There are more than a dozen blogs on the UUA website, all designed to provide information and resources to member congregations and help Unitarian Universalists connect with their faith online. One of these is the Call and Response blog of the UUA’s Faith Development Office. The June 25 post to that blog is written by our own Director of Lifespan Religious Education Joy Berry. She does a great job of explaining the context of UUCA’s new Makerspace summer RE classes for our children. If you’ve been involved in our children’s classes this summer, you know they are full of energy, fun and accomplishment as they work on several active, hands-on projects on campus. Well, turns out lots of folks who are interested in faith development are interested in Joy’s blog. In the past week, her blog has had nearly double the “looks” than is the norm for Call and Response posts. Way to go, Joy! You’re making UUCA a leader in best practices for religious education programming!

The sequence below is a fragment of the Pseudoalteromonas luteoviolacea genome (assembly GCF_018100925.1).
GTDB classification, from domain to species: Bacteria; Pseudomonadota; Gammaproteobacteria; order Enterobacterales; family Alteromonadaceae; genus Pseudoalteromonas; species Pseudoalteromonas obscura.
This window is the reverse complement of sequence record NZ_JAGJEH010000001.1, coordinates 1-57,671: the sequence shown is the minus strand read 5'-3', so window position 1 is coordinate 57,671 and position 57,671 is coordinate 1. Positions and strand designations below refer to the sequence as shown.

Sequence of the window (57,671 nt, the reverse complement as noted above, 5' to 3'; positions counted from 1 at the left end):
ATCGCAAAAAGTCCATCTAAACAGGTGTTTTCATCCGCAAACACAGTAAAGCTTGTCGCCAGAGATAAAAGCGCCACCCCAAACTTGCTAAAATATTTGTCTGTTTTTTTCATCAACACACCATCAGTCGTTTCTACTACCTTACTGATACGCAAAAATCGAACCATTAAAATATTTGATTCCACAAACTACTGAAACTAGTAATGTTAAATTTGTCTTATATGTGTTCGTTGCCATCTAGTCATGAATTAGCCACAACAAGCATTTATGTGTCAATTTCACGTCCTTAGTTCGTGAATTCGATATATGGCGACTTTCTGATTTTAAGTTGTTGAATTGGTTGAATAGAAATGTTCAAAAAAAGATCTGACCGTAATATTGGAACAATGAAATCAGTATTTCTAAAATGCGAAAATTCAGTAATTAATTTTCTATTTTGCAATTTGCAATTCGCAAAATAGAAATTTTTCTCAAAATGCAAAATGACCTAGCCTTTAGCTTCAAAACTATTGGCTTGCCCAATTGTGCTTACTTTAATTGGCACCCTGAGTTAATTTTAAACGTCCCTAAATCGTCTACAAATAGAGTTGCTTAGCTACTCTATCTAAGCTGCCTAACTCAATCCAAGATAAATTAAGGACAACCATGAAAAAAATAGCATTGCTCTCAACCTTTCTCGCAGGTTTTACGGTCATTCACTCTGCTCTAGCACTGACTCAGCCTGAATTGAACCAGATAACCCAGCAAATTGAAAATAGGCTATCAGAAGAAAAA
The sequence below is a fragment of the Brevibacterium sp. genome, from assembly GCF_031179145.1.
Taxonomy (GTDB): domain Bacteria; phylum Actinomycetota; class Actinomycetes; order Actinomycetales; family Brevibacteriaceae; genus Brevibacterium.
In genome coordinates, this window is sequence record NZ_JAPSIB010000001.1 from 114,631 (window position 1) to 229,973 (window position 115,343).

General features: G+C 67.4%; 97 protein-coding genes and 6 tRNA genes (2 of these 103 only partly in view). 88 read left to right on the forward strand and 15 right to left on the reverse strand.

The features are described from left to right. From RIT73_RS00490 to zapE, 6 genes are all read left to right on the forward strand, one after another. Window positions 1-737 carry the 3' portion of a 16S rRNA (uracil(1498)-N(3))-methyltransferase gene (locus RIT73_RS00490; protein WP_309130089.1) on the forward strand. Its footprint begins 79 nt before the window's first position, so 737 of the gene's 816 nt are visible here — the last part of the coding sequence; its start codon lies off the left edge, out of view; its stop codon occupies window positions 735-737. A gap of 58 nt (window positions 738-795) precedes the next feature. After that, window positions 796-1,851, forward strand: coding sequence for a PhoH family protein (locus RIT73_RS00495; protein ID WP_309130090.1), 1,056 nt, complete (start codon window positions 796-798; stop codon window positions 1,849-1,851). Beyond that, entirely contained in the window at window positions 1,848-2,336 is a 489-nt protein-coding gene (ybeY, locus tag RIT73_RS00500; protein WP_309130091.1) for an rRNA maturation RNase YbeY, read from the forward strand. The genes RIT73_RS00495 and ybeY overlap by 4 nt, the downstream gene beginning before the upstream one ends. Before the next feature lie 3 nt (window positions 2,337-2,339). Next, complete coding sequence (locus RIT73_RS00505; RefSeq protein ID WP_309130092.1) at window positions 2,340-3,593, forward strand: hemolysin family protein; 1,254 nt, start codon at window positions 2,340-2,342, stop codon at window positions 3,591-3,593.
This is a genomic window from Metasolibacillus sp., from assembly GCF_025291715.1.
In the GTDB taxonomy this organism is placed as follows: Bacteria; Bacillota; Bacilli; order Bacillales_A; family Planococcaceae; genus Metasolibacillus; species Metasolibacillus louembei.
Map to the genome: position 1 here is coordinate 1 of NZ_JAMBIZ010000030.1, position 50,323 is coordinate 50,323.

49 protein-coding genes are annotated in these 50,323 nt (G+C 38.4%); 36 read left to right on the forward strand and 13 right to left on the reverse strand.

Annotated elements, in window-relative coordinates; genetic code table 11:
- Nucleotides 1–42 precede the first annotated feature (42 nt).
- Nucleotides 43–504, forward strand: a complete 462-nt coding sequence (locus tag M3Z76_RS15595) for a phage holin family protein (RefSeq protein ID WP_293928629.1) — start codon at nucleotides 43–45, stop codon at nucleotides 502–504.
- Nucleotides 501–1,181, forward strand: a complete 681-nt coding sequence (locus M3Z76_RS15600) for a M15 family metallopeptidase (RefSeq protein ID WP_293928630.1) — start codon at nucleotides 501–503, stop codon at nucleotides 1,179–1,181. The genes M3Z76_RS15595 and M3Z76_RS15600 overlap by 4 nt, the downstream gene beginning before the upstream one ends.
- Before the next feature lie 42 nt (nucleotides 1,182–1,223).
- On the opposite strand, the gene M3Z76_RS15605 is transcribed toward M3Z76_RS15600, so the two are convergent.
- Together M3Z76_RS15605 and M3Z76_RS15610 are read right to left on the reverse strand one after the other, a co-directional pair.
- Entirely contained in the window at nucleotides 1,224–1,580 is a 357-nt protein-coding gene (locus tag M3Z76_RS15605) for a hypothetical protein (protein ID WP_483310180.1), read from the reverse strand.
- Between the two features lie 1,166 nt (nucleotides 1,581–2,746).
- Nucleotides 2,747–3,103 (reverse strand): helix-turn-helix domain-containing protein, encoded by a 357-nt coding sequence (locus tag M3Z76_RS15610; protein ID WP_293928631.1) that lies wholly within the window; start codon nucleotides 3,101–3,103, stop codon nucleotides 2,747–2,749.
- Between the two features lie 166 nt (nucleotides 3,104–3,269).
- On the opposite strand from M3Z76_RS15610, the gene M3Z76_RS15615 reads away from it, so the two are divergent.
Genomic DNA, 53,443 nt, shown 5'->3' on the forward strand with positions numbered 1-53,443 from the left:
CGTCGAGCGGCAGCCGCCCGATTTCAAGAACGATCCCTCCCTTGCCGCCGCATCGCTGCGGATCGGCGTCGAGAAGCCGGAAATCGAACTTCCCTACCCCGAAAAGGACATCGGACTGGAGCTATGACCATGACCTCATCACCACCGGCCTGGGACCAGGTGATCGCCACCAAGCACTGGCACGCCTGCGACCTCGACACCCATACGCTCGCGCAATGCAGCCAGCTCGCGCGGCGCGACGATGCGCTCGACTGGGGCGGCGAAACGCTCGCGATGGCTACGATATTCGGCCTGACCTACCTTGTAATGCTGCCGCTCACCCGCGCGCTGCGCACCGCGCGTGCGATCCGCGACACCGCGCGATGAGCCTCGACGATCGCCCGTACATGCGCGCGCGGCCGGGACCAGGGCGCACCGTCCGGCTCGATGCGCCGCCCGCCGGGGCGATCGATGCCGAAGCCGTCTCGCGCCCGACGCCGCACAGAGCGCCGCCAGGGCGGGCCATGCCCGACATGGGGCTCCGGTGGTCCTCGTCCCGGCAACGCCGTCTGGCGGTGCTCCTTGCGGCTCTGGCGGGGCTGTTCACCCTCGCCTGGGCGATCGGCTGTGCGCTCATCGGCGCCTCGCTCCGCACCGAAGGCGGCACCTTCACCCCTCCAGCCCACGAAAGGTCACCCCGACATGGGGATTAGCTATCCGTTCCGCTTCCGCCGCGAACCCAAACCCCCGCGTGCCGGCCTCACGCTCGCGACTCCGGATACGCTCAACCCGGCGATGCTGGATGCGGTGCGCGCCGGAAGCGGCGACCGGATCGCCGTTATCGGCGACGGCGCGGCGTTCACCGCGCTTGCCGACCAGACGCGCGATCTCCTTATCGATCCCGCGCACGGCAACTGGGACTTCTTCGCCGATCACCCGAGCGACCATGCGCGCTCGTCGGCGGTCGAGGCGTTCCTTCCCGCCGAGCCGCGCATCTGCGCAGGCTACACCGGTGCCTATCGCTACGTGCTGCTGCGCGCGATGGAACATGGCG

Here’s her blog post:
Ask adults what they remember from Sunday School and you’ll hear memories of doing. That convinces me that religious education (RE) should be as hands-on, innovative, and creative as possible. Like Makerspaces.
Around the country, “Maker Culture” is developing. Communities, libraries, and schools have installed “Makerspaces” that encourage kids to design, collaborate, and create…. But can we do that in RE? I think we have to. William Ellery Channing said, “The great end in religious education is not to stamp our minds upon the young, but to stir up their own.” Perhaps the best way to do that is to hand them tools now and give them the opportunity to grow knowledge and skills, becoming problem-solvers who really can change the world. But is it faith development? Does it reflect and teach our theology? Keep reading…